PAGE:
The attempted coup by the armed forces in Turkey has been foiled. The Turkish president, Recep Tayyip Erdogan communicated via social media to address the country. President Erdogan, an avowed enemy of social media who has frequently made Twitter and Facebook a target, addressed the country via a FaceTime video call that was shown on TV.
He encouraged his supporters to take to the streets against the coup attempt. Erdogan, who had been holidaying on the coast when the coup was launched, flew into Istanbul.
During the initial phases of the uprising by a section of the military, it was difficult or impossible to access social media for many users except by using a “virtual private network” to bypass local internet providers, local residents and monitoring groups said.
Rebel soldiers in Ankara and Istanbul were still firing from the air early on Saturday, although fighter jets have taken off to deal with rogue military aircraft, Prime Minister Binali Yildirim said.
Erdogan has comfortably been in power for well over a decade and has brought in a lot of reform to the Turkish establishment and society. The military sees itself as upholders of Kemalism, the form of democratic nationalism and secularism ushered in by founding father Mustafa Kemal Ataturk in 1923. Erdogan on the other hand is considered an Islamist and conservative.
People demonstrated outside Ataturk international airport during an attempted coup in Istanbul, Turkey.
President Erdogan has said that a minority faction of military is behind the attempted coup. This is not the first attempted coup by the military in Turkey.
President Recep Tayyip Erdogan branded the coup an act of “treason” and vowed to “harshly punish” those responsible, saying: “The ring leader who plotted all of this will pay the price in front of the nation.”
He called the coup “a gift from God” because it will now allow him to purge the military of “members of this gang”.
The Istanbul Police Chief has now said only 104 soldiers were involved in the coup and the ringleader has been named as Col Muharrem Kose, a former member of the Turkish Armed Forces.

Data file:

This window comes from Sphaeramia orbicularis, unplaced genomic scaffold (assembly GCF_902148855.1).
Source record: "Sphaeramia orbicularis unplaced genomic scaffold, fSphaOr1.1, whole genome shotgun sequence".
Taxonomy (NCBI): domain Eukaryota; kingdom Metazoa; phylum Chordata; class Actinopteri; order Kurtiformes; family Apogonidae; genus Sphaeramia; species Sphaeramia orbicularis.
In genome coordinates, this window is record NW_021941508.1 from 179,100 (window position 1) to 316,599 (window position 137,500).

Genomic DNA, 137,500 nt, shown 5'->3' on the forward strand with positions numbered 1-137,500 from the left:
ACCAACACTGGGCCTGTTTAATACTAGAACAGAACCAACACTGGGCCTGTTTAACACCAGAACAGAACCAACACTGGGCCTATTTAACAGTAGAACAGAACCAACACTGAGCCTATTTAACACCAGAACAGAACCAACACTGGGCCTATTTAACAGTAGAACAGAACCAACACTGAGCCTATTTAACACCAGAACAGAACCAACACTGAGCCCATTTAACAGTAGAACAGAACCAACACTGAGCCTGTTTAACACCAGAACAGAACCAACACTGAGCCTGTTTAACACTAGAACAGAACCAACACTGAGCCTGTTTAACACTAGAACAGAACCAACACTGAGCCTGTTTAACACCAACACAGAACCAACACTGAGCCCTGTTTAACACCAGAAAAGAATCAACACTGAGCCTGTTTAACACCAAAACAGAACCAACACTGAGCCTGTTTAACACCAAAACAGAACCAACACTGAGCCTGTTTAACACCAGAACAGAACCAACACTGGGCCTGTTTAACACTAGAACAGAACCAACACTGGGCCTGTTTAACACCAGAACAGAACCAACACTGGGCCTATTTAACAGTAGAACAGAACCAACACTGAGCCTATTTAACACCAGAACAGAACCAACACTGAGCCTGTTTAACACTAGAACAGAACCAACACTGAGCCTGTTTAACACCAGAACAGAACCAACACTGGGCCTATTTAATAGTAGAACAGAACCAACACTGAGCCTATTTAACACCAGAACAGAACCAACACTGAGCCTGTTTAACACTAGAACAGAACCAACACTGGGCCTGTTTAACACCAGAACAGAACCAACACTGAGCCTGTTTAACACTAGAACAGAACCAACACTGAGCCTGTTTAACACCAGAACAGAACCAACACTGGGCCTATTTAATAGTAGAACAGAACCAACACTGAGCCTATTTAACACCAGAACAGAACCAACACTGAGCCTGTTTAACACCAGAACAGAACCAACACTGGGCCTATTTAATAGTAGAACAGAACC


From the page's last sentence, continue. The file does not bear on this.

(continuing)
The 62-year-old President claims he narrowly escaped death when the hotel he was staying in in the coastal city of marmaris was hit by a bomb.
A senior government minister said 42 people have been killed in Ankara and six others are dead in Istanbul – it is understood the total death toll has now risen to 60.
At around 11pm local time shots were fired in the capital Ankara, where helicopters and military jets were flying overhead.
Military vehicles blocked arterial roads around Ankara and stormed the buildings of major media outlets, including CNN.
Some 17 police died when a military aircraft was shot down.
Tanks are also said to have opened fire on the presidential building, while the parliament has been rocked by up to three bombs.
A member of government said ministers were hiding in bunkers within the parliamentary building.
Reports also suggest there has been a major explosion in the city while witnesses said missiles had been fired at the TRT media offices.
Both of Istanbul’s bridges across the Bosphorus, the strait separating the European and Asian sides of the city, have been closed to traffic.
Tanks also surrounded the entrance to Istanbul’s Ataturk International Airport, where gunfire has been heard, but it is understood the government is now in control of the airport.
Flights in and out of the country are expected to resume in the coming hours after all Turkish airports were temporarily closed during the coup, sparking fears among British tourists that they would be trapped in the country.
(With inputs from Reuters)